But recent technological breakthroughs in the United States and Britain — coupled with heightened insecurities over global energy supplies — are refocusing attention on fusion. Last December, scientists at Lawrence Livermore National Laboratories, in California, achieved fusion ignition — the point at which a nuclear fusion reaction becomes self-sustaining. In late 2021, scientists at the Joint European Torus, a research facility in the U.K., produced a plasma that generated 11 megawatts of power over a short, but significant, period of time. Funding has begun flowing to private fusion companies from the U.S. Department of Energy and the German and U.K. governments, among others. Private investors have invested large sums in these companies, too. Altogether, more than $4.7 billion has been injected into fusion energy start-ups, according to a 2022 survey by the Fusion Industry Association.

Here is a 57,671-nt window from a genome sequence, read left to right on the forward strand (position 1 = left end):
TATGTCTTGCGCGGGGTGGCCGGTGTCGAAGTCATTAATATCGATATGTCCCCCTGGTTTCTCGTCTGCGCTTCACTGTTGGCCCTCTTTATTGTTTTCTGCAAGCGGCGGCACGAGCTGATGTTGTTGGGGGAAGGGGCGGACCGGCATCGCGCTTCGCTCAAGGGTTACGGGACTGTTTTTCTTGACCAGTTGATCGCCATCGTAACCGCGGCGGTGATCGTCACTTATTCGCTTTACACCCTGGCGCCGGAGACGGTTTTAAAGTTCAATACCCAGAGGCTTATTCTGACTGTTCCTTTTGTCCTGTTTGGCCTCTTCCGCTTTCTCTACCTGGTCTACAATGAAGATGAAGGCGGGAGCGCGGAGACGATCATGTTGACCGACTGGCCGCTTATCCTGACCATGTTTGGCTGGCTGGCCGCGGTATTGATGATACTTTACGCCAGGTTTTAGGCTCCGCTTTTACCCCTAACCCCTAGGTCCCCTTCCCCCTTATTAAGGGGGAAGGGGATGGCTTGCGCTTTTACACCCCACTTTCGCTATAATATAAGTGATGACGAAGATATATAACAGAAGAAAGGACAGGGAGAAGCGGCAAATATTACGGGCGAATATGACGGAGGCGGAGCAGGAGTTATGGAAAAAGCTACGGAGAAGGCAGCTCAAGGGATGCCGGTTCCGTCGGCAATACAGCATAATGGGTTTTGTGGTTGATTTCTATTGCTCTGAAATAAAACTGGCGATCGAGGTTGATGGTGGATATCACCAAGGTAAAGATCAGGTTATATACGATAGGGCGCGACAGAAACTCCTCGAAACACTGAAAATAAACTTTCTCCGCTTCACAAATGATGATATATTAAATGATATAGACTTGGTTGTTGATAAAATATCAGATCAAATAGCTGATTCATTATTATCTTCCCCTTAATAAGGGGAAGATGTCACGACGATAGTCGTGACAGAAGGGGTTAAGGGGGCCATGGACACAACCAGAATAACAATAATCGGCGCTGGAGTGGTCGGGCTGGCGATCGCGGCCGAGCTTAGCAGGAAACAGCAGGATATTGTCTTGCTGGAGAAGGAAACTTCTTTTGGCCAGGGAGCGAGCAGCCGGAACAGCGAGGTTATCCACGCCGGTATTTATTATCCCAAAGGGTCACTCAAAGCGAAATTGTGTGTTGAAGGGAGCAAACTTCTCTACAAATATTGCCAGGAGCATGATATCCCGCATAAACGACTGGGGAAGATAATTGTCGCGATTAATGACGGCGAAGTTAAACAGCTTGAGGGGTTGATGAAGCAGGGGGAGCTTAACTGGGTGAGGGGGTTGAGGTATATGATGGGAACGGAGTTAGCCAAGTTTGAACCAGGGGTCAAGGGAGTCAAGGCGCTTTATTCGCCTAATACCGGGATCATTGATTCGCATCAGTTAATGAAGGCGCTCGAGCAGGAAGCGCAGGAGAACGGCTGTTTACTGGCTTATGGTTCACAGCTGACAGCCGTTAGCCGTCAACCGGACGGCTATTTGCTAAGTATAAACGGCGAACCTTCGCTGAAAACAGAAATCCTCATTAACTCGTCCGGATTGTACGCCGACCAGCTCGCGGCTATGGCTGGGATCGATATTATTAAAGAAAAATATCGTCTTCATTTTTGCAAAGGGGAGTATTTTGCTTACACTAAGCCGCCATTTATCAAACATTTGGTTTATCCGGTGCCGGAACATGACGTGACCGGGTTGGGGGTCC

Scientists have been studying nuclear fusion — which makes energy by combining atoms, as opposed to nuclear fission, which splits them — since the 1950s. But the prospects for building an actual power plant were seen as so small, and the expected costs so high, that research and development were left to government-funded projects. Failures and delays were so ingrained they inspired an oft-quoted joke: “Do you know the fusion constant?” “Success is always 30 years away.”
The world’s largest fusion project, the International Thermonuclear Experimental Reactor (ITER), was initiated by Ronald Reagan and Mikhail Gorbachev in 1985. The project is run — very slowly — by 35 governments, and the reactor, which is still under construction in Cardache, in the south of France, has yet to deliver any tangible results.